There is no doubt that SMART is a major investment. At $404 million, the 37 mile system is the largest single public undertaking the North Bay has seen in quite some time. (Not to say it does not have competitors: CalTrans is widening and repaving Highway 101 up and down Marin at a total cost of $120 million, but that’s another story.) Because of that unique position in recent history, the project has no local context, allowing opponent claims that SMART is an expensive boondoggle to go largely unchallenged. To evaluate those claims, then, we need to place SMART's costs into the wider scheme of transit projects around the country. The easiest way to do that is to break each project down to two metrics: cost per mile (how cheap it is), and cost per rider (how cost-effective it is). Let’s look at both in turn.* SMART, assuming a final cost of $404 million (PDF) for the initial operating segment from San Rafael to Santa Rosa, will cost approximately $10.9 million per mile. These costs go to extensive upgrades and repairs to the old rail corridor, stations, trains, a parallel bike and pedestrian trail, and the attendant staff time and reports to go along with all that. This is relatively cheap for North American transit construction.
Out of the 49 projects The Transport Politic has lengths and cost for, SMART is only the 45th most expensive. The cheaper projects all run along currently active tracks or utilize existing trains, so only minimal track improvements are necessary. From a cost-per-mile perspective, SMART is one of the cheapest in the country.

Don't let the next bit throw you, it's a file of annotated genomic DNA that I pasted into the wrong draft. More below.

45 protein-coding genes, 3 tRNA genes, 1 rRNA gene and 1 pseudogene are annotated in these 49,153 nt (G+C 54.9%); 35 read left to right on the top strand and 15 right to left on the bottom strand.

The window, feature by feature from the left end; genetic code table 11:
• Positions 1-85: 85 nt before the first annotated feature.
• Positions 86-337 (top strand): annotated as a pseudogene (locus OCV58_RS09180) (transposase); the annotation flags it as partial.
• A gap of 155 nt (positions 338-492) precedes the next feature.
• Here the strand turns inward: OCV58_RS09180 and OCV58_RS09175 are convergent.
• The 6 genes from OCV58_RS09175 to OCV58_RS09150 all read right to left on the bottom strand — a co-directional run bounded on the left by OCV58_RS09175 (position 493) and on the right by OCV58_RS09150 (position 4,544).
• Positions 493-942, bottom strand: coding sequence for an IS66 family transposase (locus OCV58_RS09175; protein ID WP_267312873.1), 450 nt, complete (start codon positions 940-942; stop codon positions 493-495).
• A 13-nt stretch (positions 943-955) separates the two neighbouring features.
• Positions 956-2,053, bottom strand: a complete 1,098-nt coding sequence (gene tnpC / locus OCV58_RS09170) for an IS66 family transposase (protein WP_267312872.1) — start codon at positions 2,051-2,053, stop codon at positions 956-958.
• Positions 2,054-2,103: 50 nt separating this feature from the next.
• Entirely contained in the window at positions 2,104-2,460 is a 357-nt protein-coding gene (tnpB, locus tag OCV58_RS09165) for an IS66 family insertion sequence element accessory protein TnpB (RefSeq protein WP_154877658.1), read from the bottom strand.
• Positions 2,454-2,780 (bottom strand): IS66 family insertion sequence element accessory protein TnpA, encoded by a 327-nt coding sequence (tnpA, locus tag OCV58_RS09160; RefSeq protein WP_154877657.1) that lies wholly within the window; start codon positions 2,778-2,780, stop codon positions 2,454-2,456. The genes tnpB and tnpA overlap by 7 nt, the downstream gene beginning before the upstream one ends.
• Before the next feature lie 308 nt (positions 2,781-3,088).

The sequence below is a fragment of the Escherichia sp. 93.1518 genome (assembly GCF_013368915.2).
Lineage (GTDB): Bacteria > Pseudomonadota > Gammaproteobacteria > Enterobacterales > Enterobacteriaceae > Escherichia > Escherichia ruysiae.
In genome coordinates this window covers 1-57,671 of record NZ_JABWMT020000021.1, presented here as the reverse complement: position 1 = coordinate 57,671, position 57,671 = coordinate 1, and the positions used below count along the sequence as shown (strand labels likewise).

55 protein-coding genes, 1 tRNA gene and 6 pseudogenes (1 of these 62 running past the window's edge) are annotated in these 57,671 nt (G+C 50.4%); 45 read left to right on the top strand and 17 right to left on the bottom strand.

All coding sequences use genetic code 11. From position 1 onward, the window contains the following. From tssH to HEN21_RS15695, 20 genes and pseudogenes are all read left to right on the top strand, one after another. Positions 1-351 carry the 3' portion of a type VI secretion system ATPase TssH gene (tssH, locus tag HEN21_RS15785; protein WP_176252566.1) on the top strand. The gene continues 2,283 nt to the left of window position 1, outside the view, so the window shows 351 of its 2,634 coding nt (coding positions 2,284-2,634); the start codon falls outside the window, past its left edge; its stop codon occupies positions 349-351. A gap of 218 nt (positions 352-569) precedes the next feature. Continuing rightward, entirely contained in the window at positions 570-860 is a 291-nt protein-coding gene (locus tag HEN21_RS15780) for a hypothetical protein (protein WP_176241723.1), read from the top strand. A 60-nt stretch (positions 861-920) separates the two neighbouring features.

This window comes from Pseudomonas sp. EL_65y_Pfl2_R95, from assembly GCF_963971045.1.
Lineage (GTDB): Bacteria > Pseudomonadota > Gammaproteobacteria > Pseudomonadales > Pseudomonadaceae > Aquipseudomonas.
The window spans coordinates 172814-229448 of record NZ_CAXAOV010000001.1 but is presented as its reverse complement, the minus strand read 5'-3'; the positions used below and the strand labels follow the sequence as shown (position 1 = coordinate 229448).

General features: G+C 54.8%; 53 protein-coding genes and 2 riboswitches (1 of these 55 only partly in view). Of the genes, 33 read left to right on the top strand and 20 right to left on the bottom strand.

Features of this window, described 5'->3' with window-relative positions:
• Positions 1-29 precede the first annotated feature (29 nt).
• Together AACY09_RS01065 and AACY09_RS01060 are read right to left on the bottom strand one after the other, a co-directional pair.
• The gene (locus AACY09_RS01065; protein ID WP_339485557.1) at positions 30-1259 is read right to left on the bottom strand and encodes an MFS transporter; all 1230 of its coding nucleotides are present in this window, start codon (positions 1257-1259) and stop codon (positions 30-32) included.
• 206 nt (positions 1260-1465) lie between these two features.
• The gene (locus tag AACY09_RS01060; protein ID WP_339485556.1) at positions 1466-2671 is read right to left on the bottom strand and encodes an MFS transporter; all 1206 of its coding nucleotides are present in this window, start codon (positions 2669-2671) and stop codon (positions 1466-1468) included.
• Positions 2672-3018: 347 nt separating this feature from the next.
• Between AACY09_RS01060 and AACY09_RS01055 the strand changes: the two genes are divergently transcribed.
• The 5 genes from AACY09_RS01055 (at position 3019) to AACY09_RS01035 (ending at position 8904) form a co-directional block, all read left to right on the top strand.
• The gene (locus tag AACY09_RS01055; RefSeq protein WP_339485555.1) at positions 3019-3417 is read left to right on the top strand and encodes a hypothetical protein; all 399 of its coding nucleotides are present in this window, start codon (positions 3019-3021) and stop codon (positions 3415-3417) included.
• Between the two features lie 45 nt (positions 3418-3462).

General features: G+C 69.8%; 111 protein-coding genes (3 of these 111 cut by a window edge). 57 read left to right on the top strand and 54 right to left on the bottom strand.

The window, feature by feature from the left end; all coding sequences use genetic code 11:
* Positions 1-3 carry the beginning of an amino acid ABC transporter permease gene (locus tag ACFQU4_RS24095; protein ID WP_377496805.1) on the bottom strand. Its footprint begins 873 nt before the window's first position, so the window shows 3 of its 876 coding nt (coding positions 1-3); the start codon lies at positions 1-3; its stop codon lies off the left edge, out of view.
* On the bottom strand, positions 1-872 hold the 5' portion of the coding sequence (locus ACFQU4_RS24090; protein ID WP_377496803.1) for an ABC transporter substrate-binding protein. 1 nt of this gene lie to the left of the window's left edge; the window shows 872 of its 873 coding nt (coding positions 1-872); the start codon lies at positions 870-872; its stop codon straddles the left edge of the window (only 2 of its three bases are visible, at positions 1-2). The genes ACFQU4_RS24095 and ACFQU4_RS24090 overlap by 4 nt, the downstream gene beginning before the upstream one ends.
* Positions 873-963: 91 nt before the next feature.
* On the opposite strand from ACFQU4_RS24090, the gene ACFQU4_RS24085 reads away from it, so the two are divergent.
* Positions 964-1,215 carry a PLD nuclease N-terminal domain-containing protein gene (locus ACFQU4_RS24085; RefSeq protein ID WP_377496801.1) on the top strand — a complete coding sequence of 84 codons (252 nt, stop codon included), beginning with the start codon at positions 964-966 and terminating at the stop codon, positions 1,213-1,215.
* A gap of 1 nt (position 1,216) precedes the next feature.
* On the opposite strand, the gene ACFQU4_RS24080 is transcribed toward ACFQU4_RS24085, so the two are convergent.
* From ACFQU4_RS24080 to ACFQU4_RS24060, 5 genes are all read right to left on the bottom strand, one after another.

From a cost-per-passenger viewpoint, however, things look different. SMART’s initial segment is expected to draw 4,800 riders per day (PDF), a respectable total but certainly not ideal. Using that number, we get a much different picture.
SMART’s initial operating segment will cost $84,167 per passenger, the seventh most expensive rail project in The Transport Politic’s database. This is not to say that its impact will be inconsequential – 4,800 riders would be about 9% the size of the projected Sonoma-Marin commuter base – but just that the cost per rider is on the high end of normal. To me, the high ratio of riders to commuters means that there just isn’t a lot of inter-county traffic to capture in the first place. Any growth, then, will most likely happen with intra-county travel.
Sonoma’s cities are trying to boost densities around stations that are currently planned, so ridership intensity should go up. Dick Spotswood could be (although probably isn't) correct and the projections might only be half the real ridership. And, if SMART wanted an intermediate expansion before completing the full line, expanding north to Jennings Road and south to Larkspur Landing – if my back-of-the-envelope calculations are correct – would add about 1,000 riders for $34 million. At $34,000 per rider, that would be a huge boost to the corridor’s effectiveness.
SMART is not the most cost-effective transit system in the country, but it is one of the cheapest. Its initial operating segment will capture a good chunk of Sonoma-Marin traffic, and the urban improvements it is sparking will add value far beyond SMART’s farebox. We now return to our first question: is SMART a boondoggle? The answer, it seems, is no.
*Note that for this exercise, SMART's stats are pulled from the most recent ridership report from February and the most recent cost update from August. All other system stats are from The Transport Politic's database of rail transit systems that are planned or under construction.